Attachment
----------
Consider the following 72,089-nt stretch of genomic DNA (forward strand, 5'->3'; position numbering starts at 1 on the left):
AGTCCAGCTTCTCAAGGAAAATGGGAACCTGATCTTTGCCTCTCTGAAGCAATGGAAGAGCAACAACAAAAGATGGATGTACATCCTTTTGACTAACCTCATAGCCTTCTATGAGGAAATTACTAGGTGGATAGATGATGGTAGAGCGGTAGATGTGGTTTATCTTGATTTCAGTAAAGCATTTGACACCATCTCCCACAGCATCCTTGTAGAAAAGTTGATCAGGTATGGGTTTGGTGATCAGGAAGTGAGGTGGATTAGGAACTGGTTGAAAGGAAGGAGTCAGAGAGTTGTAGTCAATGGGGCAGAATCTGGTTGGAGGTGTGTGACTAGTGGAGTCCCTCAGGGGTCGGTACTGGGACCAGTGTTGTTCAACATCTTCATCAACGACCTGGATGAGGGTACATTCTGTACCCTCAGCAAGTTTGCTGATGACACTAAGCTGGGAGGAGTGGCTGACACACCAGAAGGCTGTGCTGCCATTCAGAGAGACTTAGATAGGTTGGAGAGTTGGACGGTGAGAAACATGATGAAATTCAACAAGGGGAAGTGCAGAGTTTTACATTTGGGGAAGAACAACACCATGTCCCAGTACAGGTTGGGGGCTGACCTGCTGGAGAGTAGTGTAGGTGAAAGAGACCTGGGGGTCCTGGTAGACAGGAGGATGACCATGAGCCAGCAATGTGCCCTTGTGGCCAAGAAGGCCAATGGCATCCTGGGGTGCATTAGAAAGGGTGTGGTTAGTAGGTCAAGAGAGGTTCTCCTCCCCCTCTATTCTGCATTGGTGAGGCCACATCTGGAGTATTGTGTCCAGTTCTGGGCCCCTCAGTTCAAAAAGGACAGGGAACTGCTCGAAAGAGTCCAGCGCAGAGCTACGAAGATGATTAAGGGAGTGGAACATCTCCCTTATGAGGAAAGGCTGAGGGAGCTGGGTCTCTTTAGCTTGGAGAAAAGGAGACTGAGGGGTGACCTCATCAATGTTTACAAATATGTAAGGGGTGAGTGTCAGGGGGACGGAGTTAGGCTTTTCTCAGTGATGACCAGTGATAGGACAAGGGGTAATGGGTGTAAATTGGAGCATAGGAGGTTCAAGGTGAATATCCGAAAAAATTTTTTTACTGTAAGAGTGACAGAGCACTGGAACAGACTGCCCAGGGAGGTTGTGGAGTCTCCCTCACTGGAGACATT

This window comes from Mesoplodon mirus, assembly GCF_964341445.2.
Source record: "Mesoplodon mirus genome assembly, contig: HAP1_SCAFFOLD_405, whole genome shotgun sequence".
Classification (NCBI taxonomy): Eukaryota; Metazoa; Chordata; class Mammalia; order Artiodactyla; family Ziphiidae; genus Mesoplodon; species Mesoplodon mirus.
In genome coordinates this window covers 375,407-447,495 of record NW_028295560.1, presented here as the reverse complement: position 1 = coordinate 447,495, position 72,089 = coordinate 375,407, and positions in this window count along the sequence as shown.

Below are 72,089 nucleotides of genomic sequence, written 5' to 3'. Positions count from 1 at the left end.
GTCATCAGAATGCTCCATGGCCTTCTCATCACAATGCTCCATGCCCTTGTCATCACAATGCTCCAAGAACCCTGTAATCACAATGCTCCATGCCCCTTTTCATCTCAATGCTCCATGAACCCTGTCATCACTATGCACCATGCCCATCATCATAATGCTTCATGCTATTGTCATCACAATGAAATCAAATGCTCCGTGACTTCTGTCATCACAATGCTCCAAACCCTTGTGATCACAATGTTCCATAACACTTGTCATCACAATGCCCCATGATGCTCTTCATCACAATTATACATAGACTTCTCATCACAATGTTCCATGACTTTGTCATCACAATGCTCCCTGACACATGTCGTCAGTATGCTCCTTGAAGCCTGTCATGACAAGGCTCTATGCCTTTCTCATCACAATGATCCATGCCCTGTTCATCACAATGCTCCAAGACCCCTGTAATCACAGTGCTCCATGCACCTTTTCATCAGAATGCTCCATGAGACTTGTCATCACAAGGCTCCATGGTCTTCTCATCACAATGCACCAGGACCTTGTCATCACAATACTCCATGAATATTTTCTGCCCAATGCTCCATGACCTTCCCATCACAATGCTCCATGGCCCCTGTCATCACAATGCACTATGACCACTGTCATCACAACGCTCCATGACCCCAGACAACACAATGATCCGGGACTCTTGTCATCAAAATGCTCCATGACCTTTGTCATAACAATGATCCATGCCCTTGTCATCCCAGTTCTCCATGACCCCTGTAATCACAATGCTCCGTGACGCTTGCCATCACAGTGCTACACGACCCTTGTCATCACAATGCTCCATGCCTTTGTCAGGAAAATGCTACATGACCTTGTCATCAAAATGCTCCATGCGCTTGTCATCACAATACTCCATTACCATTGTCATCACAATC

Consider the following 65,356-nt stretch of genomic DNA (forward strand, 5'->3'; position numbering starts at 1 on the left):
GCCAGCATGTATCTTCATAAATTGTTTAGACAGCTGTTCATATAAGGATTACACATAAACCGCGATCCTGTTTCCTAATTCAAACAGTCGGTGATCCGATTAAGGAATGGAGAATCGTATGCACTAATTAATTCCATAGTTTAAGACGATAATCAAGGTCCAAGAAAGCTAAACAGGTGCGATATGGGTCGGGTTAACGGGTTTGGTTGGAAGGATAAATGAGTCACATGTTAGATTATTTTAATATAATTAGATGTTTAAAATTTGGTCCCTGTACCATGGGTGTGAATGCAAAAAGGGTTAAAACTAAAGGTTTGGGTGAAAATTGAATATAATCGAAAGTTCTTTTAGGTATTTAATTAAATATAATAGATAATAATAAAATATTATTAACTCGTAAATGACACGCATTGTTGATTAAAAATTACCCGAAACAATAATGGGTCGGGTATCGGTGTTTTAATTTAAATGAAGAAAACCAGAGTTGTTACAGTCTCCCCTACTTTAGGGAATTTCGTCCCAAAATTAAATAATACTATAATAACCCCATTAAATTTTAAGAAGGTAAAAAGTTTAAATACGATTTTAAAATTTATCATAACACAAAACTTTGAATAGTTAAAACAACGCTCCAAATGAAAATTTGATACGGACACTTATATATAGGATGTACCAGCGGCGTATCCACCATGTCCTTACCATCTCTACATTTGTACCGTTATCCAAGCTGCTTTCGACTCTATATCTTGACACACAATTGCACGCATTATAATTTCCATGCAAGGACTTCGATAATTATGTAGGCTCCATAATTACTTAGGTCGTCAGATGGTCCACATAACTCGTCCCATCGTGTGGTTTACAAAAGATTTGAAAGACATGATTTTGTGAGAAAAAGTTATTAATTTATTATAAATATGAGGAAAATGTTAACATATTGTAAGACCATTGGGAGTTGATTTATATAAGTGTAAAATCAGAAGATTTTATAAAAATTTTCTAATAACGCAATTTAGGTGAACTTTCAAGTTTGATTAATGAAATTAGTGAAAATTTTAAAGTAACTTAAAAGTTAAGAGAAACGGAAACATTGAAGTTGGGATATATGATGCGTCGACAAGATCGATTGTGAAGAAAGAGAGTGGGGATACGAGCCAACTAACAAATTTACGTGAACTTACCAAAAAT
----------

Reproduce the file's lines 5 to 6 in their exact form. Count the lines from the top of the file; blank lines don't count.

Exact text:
Classification (NCBI taxonomy): Eukaryota; Metazoa; Chordata; class Mammalia; order Artiodactyla; family Ziphiidae; genus Mesoplodon; species Mesoplodon mirus.
In genome coordinates this window covers 375,407-447,495 of record NW_028295560.1, presented here as the reverse complement: position 1 = coordinate 447,495, position 72,089 = coordinate 375,407, and positions in this window count along the sequence as shown.